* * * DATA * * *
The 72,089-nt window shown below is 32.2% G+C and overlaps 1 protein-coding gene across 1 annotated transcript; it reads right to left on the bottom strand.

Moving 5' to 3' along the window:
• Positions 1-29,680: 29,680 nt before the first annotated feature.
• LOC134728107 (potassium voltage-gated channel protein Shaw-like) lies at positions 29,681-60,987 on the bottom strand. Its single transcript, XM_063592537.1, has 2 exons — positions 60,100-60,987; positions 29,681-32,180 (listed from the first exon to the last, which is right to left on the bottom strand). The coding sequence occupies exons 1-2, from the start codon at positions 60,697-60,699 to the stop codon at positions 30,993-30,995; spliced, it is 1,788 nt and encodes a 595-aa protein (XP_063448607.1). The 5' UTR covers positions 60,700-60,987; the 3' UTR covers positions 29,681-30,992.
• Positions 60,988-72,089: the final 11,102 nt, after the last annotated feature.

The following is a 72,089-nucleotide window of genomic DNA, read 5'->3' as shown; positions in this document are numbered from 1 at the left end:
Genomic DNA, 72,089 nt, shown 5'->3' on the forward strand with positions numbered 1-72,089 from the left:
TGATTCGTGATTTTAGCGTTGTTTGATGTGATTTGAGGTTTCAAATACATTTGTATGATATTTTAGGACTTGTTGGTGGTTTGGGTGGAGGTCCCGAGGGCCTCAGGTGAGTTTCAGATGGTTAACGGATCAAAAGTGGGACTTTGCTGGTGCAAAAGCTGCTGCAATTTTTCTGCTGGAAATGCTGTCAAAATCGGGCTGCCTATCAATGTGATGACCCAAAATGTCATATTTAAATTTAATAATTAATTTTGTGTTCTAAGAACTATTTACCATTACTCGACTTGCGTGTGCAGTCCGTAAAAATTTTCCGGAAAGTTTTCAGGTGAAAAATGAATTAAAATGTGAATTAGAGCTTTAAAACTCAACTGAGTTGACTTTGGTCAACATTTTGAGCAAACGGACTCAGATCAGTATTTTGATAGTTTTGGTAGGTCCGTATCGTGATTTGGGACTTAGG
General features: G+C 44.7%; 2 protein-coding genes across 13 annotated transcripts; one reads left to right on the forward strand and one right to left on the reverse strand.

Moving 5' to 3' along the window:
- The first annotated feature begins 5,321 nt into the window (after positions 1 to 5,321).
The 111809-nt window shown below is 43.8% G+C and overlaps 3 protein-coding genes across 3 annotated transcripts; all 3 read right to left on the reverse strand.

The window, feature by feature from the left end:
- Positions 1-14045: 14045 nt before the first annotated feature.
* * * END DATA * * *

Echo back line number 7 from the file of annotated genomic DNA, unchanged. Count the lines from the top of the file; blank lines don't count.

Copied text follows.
Genomic DNA, 72,089 nt, shown 5'->3' on the forward strand with positions numbered 1-72,089 from the left: